Matrix-assisted laser desorption/ionization mass spectrometry and Raman spectroscopy: An interesting complementary approach for lipid detection in biological tissues

Authors

  • Laure Jadoul,

    Corresponding author
    1. Mass Spectrometry Laboratory, Department of Chemistry, University of Liège, Liège, Belgium
    • Correspondence: Laure Jadoul, Mass Spectrometry Laboratory, Department of Chemistry, University of Liège, 4000 Liège, Belgium

      E-mail: laure.jadoul@doct.ulg.ac.be

      Fax: +32 4 366 34 13

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    • These authors contributed equally to this work.
  • Cédric Malherbe,

    1. Inorganic Analytical Chemistry Laboratory, Department of Chemistry, University of Liège, Liège, Belgium
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    • These authors contributed equally to this work.
  • David Calligaris,

    1. Mass Spectrometry Laboratory, Department of Chemistry, University of Liège, Liège, Belgium
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    • Current address: Department of Neurosurgery, Brigham and Women's Hospital, Harvard Medical School, Boston, MA 02115, USA
  • Rémi Longuespée,

    1. Mass Spectrometry Laboratory, Department of Chemistry, University of Liège, Liège, Belgium
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  • Bernard Gilbert,

    1. Inorganic Analytical Chemistry Laboratory, Department of Chemistry, University of Liège, Liège, Belgium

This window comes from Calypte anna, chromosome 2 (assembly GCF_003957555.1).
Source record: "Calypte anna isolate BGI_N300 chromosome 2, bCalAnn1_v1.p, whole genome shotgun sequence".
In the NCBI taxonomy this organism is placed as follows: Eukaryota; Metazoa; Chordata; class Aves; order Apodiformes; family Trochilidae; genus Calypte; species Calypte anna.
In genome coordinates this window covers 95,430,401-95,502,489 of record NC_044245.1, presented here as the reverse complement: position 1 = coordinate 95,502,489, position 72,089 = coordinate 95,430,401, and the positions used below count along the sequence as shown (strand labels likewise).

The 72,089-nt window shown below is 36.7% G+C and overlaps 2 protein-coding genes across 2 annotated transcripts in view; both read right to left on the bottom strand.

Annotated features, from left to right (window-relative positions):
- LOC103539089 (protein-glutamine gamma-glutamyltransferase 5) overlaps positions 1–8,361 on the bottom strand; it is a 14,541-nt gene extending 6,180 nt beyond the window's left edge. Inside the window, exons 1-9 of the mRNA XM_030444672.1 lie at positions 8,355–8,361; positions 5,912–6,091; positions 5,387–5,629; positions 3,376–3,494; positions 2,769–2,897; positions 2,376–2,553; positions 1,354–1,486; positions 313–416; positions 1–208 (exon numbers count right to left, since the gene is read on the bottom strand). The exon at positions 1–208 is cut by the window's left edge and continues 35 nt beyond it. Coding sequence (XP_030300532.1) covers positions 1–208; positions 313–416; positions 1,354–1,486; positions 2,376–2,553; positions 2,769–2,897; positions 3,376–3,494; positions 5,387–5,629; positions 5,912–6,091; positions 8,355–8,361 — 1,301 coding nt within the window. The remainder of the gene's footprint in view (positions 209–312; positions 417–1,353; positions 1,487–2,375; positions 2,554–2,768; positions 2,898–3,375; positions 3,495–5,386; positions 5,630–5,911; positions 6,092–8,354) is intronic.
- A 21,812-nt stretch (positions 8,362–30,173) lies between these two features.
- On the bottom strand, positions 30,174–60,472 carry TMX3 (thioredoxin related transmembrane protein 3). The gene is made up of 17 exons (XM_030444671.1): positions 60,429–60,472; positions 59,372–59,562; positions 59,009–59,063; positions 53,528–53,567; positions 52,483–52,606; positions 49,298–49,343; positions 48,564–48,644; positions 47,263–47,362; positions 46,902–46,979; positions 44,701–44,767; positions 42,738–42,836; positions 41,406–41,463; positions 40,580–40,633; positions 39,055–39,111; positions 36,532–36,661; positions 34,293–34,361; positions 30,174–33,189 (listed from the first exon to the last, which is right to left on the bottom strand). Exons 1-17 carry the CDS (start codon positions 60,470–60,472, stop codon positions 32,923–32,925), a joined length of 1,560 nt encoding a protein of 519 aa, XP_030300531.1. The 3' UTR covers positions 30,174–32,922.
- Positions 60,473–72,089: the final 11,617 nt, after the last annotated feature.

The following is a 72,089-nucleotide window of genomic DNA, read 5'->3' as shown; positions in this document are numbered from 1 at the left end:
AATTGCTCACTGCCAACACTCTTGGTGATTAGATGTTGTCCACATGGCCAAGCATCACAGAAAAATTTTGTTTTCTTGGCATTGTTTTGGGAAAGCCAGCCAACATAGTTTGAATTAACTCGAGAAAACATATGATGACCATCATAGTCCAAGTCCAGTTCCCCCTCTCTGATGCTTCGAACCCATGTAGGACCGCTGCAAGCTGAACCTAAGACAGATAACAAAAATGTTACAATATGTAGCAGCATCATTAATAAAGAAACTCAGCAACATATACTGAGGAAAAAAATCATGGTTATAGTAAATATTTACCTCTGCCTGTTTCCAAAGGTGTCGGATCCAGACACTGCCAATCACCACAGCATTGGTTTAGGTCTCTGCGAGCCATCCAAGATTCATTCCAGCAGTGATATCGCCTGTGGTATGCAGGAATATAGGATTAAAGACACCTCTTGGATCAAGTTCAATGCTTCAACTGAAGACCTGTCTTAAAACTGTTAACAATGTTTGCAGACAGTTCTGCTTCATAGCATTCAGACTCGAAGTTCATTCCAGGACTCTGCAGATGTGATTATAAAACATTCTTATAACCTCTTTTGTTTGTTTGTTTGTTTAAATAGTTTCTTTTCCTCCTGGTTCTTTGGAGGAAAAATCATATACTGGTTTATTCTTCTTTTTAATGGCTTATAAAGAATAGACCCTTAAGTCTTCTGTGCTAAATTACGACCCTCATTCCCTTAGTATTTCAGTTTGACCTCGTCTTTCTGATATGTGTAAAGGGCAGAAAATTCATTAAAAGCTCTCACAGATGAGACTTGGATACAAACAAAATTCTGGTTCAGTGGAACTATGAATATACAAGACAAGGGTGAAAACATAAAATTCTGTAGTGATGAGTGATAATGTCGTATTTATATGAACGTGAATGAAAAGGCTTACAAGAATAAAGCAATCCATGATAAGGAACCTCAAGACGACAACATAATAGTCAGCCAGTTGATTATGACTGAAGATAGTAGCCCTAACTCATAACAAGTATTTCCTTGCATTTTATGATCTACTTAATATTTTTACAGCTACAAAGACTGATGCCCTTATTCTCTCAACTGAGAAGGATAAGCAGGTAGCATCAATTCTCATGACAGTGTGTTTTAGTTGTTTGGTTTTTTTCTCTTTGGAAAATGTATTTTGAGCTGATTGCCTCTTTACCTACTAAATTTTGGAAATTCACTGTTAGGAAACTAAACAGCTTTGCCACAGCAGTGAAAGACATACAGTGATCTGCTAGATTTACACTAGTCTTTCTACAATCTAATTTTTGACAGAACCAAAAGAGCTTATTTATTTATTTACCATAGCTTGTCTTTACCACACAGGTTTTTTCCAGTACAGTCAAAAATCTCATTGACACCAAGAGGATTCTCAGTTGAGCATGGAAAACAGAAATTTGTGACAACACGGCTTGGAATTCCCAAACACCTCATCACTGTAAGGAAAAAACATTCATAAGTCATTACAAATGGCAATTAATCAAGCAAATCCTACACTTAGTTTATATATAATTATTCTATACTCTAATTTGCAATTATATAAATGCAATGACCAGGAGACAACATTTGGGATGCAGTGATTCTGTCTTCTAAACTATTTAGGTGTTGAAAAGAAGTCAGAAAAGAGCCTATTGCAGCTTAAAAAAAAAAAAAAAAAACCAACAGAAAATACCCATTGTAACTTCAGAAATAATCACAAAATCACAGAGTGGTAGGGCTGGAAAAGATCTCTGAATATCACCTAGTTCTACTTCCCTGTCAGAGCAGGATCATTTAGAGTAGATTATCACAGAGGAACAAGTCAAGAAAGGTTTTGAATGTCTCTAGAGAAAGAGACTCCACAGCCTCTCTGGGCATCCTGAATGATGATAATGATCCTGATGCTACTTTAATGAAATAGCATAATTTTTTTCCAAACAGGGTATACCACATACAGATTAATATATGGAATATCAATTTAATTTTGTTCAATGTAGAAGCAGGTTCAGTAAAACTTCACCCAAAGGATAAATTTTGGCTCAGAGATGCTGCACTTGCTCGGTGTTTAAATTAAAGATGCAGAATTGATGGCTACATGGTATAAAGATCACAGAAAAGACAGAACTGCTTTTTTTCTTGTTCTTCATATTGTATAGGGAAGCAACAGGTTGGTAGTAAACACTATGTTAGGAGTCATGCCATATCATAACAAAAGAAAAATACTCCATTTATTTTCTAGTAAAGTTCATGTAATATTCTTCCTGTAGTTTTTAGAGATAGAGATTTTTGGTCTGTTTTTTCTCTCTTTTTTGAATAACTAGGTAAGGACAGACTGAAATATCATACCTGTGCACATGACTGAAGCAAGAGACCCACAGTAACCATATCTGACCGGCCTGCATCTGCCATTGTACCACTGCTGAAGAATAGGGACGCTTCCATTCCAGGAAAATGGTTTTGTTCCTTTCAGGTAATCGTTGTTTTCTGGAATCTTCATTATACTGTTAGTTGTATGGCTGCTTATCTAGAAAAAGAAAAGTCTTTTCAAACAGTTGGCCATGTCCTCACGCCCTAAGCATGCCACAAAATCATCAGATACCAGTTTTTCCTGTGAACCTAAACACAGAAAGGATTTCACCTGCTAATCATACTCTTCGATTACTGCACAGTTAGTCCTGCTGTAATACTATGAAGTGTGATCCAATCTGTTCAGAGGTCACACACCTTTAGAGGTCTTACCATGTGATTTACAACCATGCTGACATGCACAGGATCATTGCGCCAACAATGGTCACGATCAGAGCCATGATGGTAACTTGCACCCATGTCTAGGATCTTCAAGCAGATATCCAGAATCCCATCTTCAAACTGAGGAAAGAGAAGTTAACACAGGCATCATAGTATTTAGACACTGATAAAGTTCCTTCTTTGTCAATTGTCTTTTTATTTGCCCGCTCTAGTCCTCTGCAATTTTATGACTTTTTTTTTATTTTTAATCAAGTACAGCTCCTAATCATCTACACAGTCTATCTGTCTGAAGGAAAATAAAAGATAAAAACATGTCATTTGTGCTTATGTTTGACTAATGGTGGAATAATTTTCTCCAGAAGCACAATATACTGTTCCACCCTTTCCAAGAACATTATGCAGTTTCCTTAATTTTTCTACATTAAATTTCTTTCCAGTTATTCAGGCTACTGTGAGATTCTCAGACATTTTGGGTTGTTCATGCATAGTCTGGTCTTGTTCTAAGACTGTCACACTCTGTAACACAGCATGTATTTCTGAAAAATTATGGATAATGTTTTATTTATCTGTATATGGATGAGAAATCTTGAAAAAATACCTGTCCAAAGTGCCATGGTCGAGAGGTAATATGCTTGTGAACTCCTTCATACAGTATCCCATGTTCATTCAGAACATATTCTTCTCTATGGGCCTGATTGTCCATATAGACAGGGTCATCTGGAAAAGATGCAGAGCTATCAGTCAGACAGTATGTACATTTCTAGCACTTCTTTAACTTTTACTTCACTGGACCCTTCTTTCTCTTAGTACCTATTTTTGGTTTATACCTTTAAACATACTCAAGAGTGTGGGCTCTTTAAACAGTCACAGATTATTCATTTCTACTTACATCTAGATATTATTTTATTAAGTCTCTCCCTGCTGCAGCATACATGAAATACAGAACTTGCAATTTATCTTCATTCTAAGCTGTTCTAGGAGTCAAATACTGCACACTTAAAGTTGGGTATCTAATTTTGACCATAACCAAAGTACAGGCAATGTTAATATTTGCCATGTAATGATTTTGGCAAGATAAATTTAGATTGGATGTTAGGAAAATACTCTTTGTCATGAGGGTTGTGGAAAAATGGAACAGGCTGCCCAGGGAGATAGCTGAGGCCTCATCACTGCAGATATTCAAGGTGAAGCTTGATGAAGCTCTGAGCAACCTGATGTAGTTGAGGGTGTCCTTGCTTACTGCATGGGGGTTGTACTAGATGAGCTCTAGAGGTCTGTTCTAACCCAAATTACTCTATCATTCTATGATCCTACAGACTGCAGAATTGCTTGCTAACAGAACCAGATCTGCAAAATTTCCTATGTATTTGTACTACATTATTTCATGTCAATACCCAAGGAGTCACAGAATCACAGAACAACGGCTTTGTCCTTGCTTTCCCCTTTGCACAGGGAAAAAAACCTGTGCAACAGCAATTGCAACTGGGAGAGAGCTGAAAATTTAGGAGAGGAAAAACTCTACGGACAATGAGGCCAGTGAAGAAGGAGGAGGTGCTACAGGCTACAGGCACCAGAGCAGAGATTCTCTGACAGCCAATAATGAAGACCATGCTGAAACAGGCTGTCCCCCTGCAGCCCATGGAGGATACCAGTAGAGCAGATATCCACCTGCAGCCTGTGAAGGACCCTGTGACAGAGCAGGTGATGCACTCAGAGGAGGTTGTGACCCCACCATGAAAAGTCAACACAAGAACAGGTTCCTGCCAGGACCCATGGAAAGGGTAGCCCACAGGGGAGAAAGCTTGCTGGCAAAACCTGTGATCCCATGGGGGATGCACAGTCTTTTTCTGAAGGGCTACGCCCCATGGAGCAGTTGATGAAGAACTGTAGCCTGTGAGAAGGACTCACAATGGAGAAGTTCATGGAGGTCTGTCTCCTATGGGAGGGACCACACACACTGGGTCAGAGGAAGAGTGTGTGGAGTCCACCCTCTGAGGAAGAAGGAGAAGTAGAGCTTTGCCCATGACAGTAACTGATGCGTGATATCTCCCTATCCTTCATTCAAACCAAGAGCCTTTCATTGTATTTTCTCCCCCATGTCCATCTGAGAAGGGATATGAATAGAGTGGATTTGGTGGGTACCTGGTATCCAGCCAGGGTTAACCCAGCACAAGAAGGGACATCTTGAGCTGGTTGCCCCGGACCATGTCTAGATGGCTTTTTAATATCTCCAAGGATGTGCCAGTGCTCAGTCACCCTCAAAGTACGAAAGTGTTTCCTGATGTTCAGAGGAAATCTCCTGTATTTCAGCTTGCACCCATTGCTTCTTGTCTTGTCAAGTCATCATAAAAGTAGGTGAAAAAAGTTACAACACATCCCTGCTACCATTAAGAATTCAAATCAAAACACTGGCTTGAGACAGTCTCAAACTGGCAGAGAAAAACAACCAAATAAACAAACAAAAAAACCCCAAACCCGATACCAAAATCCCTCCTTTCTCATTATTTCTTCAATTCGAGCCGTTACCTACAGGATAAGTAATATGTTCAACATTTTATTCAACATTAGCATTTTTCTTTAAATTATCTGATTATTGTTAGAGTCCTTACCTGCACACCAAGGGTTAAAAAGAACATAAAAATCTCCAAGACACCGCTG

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  • Gauthier Eppe,

    1. Inorganic Analytical Chemistry Laboratory, Department of Chemistry, University of Liège, Liège, Belgium
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  • Edwin De Pauw

    1. Mass Spectrometry Laboratory, Department of Chemistry, University of Liège, Liège, Belgium
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Abstract

Recently, matrix-assisted laser desorption/ionization mass spectrometry imaging (MALDI MSI) has emerged as a powerful technique to study the distribution of lipids. However, quantification still remains a challenge because the MALDI signal is strongly affected by ion suppression effects. On the contrary, Raman spectroscopy is recognized as a non-destructive analysis method and spectral images can also be acquired. The combination of these two techniques was applied for lipids detection in tissue sections. In MALDI, two lipids families (glycerophosphocholine, PC; gycerophosphoethanolamine, PE), three MALDI matrices (1,5-diaminonapthalene, 1,5-DAN; 2,5-dihydroxybenzoic acid, 2,5-DHB; α-4-hydroxicinammic acid, CHCA), and various mixtures of lipids were investigated. The nature of the lipid, as well as the nature of the matrix and the composition of the sample influences the signal of a given lipid. In Raman, despite a strong overlap with the spectrum of the native tissue, an intensity profile constructed along the diameter of the section clearly shows that the signature of one given lipid (a glycerophosphocholine) can be detected on a doped biological sample.

Practical applications: This study highlights some important factors that should be considered in future lipids analyses by MALDI MSI and Raman spectroscopy. Ultimately, a combined approach of these two techniques will give information for instance about the alteration of the lipid metabolism associated with specific diseases.

ejlt201300198-gra-0001

Detection of lipid in homogenate tissue section by matrix-assisted laser desorption/ionization mass spectrometry and Raman spectroscopy.

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